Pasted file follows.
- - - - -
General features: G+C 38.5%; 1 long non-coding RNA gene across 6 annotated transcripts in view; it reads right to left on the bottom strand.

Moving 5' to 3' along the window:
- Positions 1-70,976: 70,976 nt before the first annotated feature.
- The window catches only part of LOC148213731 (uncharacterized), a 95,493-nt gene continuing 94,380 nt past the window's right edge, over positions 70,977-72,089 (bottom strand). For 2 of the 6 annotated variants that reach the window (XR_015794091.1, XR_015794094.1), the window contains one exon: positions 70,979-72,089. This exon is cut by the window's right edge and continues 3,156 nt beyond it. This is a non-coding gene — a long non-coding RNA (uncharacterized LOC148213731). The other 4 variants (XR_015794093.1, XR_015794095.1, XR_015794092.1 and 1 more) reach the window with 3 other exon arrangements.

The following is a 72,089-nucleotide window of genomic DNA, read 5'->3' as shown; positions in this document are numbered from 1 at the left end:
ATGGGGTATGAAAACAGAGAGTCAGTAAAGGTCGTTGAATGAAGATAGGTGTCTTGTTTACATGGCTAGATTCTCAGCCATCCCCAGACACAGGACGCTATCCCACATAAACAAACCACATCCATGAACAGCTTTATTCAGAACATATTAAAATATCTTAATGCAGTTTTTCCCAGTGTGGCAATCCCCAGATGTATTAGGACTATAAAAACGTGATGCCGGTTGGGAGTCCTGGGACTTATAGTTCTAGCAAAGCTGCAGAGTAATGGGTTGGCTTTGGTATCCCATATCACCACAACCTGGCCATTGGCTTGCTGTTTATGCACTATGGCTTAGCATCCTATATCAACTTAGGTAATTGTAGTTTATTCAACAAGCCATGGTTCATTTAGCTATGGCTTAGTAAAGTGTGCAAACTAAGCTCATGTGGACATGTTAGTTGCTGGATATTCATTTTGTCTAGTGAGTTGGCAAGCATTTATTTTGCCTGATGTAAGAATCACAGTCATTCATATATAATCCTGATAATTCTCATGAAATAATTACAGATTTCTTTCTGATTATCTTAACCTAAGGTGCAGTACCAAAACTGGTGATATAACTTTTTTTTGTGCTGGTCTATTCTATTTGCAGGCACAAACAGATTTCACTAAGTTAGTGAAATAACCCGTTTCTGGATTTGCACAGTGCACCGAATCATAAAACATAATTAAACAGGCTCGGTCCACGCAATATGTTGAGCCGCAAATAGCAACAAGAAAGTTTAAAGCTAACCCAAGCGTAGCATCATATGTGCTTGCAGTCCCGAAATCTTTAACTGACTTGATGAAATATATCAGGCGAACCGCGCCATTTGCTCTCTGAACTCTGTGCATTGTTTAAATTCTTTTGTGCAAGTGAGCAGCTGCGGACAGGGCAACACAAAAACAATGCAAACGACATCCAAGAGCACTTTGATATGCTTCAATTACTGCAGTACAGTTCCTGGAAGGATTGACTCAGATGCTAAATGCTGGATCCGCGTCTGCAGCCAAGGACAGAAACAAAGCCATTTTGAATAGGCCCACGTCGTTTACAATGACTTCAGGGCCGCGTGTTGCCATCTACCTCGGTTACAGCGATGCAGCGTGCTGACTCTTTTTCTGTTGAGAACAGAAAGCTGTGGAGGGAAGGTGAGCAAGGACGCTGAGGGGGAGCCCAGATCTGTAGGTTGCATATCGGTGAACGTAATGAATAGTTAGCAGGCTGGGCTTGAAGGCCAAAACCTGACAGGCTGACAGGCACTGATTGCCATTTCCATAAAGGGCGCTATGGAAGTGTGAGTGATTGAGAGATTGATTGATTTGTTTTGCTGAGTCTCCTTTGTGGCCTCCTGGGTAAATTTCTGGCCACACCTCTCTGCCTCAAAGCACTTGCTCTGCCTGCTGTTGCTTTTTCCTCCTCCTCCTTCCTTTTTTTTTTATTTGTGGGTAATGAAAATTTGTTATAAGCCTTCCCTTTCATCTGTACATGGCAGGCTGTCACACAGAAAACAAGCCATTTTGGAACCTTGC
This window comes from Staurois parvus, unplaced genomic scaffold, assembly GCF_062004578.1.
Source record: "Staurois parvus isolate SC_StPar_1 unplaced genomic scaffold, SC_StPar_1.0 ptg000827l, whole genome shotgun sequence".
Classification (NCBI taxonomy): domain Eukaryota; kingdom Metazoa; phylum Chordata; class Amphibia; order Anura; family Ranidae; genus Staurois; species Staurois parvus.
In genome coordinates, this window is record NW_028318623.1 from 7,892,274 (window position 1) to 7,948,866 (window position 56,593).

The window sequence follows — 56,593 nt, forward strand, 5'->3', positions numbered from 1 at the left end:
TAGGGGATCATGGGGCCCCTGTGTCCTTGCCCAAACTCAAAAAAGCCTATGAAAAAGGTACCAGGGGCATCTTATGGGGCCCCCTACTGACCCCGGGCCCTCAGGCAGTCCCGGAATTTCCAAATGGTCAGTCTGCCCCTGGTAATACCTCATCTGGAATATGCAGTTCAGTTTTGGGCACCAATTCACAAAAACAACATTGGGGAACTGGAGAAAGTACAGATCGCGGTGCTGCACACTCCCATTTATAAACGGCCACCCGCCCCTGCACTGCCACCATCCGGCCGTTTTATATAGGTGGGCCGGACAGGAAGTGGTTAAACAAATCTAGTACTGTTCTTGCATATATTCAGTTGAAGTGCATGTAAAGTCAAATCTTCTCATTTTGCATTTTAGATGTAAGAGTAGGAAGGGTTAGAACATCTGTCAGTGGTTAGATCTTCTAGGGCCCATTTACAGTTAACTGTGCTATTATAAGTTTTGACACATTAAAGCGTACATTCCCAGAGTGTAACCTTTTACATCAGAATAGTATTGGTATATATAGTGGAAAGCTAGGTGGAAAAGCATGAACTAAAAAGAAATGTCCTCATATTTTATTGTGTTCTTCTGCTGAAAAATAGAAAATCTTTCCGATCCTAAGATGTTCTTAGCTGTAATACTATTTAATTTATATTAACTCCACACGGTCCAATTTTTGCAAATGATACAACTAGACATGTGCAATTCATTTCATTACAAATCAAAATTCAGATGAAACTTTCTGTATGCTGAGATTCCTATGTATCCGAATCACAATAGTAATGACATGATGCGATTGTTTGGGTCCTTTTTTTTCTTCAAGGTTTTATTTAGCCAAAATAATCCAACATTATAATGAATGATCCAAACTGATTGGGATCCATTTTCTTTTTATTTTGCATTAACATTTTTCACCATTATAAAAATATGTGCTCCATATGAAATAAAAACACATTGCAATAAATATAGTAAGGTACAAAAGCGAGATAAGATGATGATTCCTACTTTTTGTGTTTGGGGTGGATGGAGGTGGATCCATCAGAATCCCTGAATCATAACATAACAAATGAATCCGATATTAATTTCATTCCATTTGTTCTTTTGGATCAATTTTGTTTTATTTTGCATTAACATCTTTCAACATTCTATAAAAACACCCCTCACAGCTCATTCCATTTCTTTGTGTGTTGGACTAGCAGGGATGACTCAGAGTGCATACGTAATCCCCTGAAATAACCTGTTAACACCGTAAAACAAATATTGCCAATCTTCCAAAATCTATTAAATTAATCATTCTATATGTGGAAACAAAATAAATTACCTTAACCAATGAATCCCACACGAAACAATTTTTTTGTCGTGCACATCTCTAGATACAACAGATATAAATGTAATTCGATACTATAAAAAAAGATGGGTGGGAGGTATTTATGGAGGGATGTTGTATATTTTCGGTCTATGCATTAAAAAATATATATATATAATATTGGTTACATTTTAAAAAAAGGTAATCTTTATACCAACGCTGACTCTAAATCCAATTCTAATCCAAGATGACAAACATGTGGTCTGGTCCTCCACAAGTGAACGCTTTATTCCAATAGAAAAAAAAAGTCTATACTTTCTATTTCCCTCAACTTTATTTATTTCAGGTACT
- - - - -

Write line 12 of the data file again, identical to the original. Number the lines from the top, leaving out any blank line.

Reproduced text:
TAGGGGATCATGGGGCCCCTGTGTCCTTGCCCAAACTCAAAAAAGCCTATGAAAAAGGTACCAGGGGCATCTTATGGGGCCCCCTACTGACCCCGGGCCCTCAGGCAGTCCCGGAATTTCCAAATGGTCAGTCTGCCCCTGGTAATACCTCATCTGGAATATGCAGTTCAGTTTTGGGCACCAATTCACAAAAACAACATTGGGGAACTGGAGAAAGTACAGATCGCGGTGCTGCACACTCCCATTTATAAACGGCCACCCGCCCCTGCACTGCCACCATCCGGCCGTTTTATATAGGTGGGCCGGACAGGAAGTGGTTAAACAAATCTAGTACTGTTCTTGCATATATTCAGTTGAAGTGCATGTAAAGTCAAATCTTCTCATTTTGCATTTTAGATGTAAGAGTAGGAAGGGTTAGAACATCTGTCAGTGGTTAGATCTTCTAGGGCCCATTTACAGTTAACTGTGCTATTATAAGTTTTGACACATTAAAGCGTACATTCCCAGAGTGTAACCTTTTACATCAGAATAGTATTGGTATATATAGTGGAAAGCTAGGTGGAAAAGCATGAACTAAAAAGAAATGTCCTCATATTTTATTGTGTTCTTCTGCTGAAAAATAGAAAATCTTTCCGATCCTAAGATGTTCTTAGCTGTAATACTATTTAATTTATATTAACTCCACACGGTCCAATTTTTGCAAATGATACAACTAGACATGTGCAATTCATTTCATTACAAATCAAAATTCAGATGAAACTTTCTGTATGCTGAGATTCCTATGTATCCGAATCACAATAGTAATGACATGATGCGATTGTTTGGGTCCTTTTTTTTCTTCAAGGTTTTATTTAGCCAAAATAATCCAACATTATAATGAATGATCCAAACTGATTGGGATCCATTTTCTTTTTATTTTGCATTAACATTTTTCACCATTATAAAAATATGTGCTCCATATGAAATAAAAACACATTGCAATAAATATAGTAAGGTACAAAAGCGAGATAAGATGATGATTCCTACTTTTTGTGTTTGGGGTGGATGGAGGTGGATCCATCAGAATCCCTGAATCATAACATAACAAATGAATCCGATATTAATTTCATTCCATTTGTTCTTTTGGATCAATTTTGTTTTATTTTGCATTAACATCTTTCAACATTCTATAAAAACACCCCTCACAGCTCATTCCATTTCTTTGTGTGTTGGACTAGCAGGGATGACTCAGAGTGCATACGTAATCCCCTGAAATAACCTGTTAACACCGTAAAACAAATATTGCCAATCTTCCAAAATCTATTAAATTAATCATTCTATATGTGGAAACAAAATAAATTACCTTAACCAATGAATCCCACACGAAACAATTTTTTTGTCGTGCACATCTCTAGATACAACAGATATAAATGTAATTCGATACTATAAAAAAAGATGGGTGGGAGGTATTTATGGAGGGATGTTGTATATTTTCGGTCTATGCATTAAAAAATATATATATATAATATTGGTTACATTTTAAAAAAAGGTAATCTTTATACCAACGCTGACTCTAAATCCAATTCTAATCCAAGATGACAAACATGTGGTCTGGTCCTCCACAAGTGAACGCTTTATTCCAATAGAAAAAAAAAGTCTATACTTTCTATTTCCCTCAACTTTATTTATTTCAGGTACT